“…it is often the quietest person who achieves the highest degree of ecstasy.”

Reading one of Eric Edberg’s recent posts reminded me of the quote in the title of this blog post.  Oliver Leaman, in his book “Islamic Aesthetics”, describes the role of the audience of musical performances (in the context of a discussion of audience response to the great Egyptian vocalist Umm Khulthum) under a section titled “The role of the audience in music” (Leaman 2004, 107):

To a degree the audience reacts as it has seen Sufis react, and this is often in a rather wild and free way. Yet in many of the leading writings on the topic the Sufis stressed the significance of remaining quiet and contemplative when listening to music, and if the music and dance throws one into ecstasy then obviously we might act wildly, but when when that stage is over we should be quiet and still, physically and mentally. As al-Ghazali puts it, in the Iha’ ‘ulum al-din it is often the quietest person who achieves the highest degree of ecstasy (wajd).

“[I]t is often the quietest person who achieves the highest degree of ecstasy [sic].”

I like that.

Al-Ghazālī (1058-1111 AD) was a Persian Sufi. His work, Iḥyāʾ ʿulūm al-dīn (a Sufi treatise translated as “Revival of Religious Sciences”), is regarded by some to be the greatest work of Muslim (Sunni) spirituality after the Qurʾān. Sure, most Westerners know about Sufism through a passing knowledge of that other Persian Sufi, Rūmī (1207-1273 AD), but as is often the case what becomes popular in the West isn’t necessarily a representative (or the representative) proponent of a cultural artifact from another country or time (e.g. Zen Buddhism; Tai Chi; Trancendental Yoga).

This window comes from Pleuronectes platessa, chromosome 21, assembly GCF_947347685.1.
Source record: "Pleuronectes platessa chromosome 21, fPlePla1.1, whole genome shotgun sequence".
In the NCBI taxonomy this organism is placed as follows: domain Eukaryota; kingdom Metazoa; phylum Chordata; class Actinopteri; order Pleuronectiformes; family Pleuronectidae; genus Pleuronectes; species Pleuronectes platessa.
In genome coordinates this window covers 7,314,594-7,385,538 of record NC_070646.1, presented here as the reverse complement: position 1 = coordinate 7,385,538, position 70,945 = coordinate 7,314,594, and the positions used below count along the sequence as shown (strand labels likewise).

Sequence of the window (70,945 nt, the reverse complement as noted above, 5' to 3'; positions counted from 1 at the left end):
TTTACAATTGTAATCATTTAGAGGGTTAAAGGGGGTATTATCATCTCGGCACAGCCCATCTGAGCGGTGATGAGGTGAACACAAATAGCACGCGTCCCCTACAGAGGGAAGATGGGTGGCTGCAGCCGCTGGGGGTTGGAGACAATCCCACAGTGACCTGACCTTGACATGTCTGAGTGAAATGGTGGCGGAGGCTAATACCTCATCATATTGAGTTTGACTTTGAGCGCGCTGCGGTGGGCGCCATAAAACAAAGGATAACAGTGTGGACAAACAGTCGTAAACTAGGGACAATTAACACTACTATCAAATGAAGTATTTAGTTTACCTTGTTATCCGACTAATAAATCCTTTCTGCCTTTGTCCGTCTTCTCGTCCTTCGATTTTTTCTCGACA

“It is often the quietest person who achieves the highest degree of ecstasy.”

There’s also that Indian saying that “music is meant to clear the mind to allow for divine influences.”

With the raging debate about Western Classical music not “connecting” with modern audience being one reason for its decline it just seems a bit disingenuous since there are plenty of contexts wherein a performance tradition can and will favor silent reception of performances. It’s disingenuous since it sets up a false dichotomy between “Stuffy Art Music” and “Engaging Popular Music” and the “Silent and Passive” reception of the former as opposed to the “Noisy and Active” engagement of the latter.

Not that Classical music concerts aren’t generally silent so much as silence doesn’t mean passive. Or rather, the two aren’t equivalent. And neither are folks who are being noisy necessarily actively engaged by or with the music.

Sometimes it is often the quietest audience members who achieve the highest degree of engaged ecstasy!

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